CMU undergraduate physicists excel at CUWIP conference, engage with renowned scientist Jocelyn Bell Burnell

| Author: Robert Wang | Media Contact: Robert Wang

Last month, the Conference for Undergraduate Women in Physics (CUWIP) at the University of Michigan had two budding CMU undergraduate physicists in attendance, Savannah Limarenko and Savannah Nahodil.

Nahodil is conducting research at CMU that delves into the fascinating realm of meteorites. Using x-ray testing, she analyzed unknown samples, ultimately identifying them as meteorites. By comparing their chemical composition to known asteroid compositions and stellar spectra, Nahodil aims to unlock insights into the composition of the presolar nebula and interstellar medium at the solar system's formation.

Meanwhile, Limarenko, who was able to showcase her research at the conference, is working on the Central Michigan High Precision Penning Trap (CHIP-TRAP), a cutting-edge tool designed to accurately measure the mass of unstable and long-lived isotopes. Her focus lies in simulating ejection optics for CHIP-TRAP, which could significantly enhance our understanding of ion capture and transport within the trap.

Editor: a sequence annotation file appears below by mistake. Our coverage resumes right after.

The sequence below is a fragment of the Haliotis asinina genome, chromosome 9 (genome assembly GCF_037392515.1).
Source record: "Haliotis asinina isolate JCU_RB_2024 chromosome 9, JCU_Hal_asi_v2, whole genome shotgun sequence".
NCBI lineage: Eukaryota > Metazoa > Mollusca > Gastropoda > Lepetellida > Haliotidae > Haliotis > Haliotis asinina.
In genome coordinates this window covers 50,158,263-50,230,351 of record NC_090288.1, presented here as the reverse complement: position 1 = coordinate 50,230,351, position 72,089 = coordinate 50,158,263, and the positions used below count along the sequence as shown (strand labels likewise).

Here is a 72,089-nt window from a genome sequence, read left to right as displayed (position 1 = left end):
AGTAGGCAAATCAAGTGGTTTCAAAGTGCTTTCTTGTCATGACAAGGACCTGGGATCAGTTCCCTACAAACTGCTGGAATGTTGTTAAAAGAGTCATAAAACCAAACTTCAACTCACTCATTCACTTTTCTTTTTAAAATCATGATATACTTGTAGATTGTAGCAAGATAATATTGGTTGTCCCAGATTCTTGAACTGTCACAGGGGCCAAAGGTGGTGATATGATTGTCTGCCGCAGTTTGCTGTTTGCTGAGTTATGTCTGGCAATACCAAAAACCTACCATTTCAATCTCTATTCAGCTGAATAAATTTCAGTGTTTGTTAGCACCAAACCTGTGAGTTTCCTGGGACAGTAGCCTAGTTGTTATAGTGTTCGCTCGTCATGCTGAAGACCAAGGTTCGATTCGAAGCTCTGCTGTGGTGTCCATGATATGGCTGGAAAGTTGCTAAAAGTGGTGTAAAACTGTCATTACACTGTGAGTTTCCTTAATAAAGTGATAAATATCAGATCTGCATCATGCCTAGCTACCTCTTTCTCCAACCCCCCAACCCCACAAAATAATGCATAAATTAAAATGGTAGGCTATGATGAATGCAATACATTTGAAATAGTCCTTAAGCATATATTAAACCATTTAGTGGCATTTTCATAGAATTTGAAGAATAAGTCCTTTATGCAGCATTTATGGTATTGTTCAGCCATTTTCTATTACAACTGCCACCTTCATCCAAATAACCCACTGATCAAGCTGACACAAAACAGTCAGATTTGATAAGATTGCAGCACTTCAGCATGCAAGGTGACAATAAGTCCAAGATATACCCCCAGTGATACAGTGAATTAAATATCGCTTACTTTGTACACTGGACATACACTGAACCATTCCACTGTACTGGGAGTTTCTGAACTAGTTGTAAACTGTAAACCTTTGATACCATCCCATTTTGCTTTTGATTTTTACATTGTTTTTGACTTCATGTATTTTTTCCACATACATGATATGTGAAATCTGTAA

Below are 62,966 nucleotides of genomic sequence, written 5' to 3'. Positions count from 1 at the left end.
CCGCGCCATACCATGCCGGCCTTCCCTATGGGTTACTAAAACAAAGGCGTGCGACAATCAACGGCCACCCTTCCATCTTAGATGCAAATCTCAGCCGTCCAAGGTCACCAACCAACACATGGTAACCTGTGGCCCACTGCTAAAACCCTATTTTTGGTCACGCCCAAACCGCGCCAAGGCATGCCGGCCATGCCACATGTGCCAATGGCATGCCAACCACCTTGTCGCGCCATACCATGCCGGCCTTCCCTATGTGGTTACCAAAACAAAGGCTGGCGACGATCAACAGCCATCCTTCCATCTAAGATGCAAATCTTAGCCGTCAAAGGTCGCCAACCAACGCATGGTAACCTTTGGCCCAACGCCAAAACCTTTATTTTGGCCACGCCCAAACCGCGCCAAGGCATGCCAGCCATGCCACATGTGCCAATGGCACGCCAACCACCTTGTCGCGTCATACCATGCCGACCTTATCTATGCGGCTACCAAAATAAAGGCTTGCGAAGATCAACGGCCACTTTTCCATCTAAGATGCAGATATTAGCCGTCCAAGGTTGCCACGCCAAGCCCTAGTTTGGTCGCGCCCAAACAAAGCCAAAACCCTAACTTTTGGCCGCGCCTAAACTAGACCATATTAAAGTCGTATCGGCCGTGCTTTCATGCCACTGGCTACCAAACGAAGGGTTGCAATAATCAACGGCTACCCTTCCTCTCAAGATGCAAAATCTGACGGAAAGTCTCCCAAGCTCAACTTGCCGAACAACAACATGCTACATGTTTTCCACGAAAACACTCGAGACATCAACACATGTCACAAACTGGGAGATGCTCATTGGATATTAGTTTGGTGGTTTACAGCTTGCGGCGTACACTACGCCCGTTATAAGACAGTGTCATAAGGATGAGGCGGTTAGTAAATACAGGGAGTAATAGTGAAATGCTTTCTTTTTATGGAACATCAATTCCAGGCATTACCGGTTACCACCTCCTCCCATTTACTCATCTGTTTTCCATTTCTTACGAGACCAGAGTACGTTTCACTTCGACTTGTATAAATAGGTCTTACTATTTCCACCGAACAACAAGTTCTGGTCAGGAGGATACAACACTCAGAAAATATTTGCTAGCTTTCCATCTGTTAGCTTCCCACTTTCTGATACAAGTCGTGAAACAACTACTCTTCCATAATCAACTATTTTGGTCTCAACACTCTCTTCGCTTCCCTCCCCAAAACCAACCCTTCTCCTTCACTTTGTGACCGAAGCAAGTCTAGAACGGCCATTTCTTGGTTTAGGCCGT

However, the highlight of the conference wasn't just the presentations. Both Savannahs had the unique opportunity to engage with keynote speaker Jocelyn Bell Burnell, a renowned astrophysicist celebrated for her discovery of pulsars. Bell Burnell's groundbreaking work, which began as a Ph.D. student in the 1960’s, uncovered the enigmatic signals emitted by rapidly rotating neutron stars, fundamentally altering our understanding of the universe.

In reflecting on the conference, both Limarenko and Nahodil expressed gratitude for the chance to interact with Bell Burnell and other trailblazing women physicists. Bell Burnell herself commended the conference for its role in fostering the next generation of female scientists, remarking on the excitement of seeing so many young women passionate about physics.

The CUWIP conference served as a platform not only for scientific exchange but also for inspiration and mentorship, reaffirming the importance of nurturing diversity and inclusivity within the field of physics.

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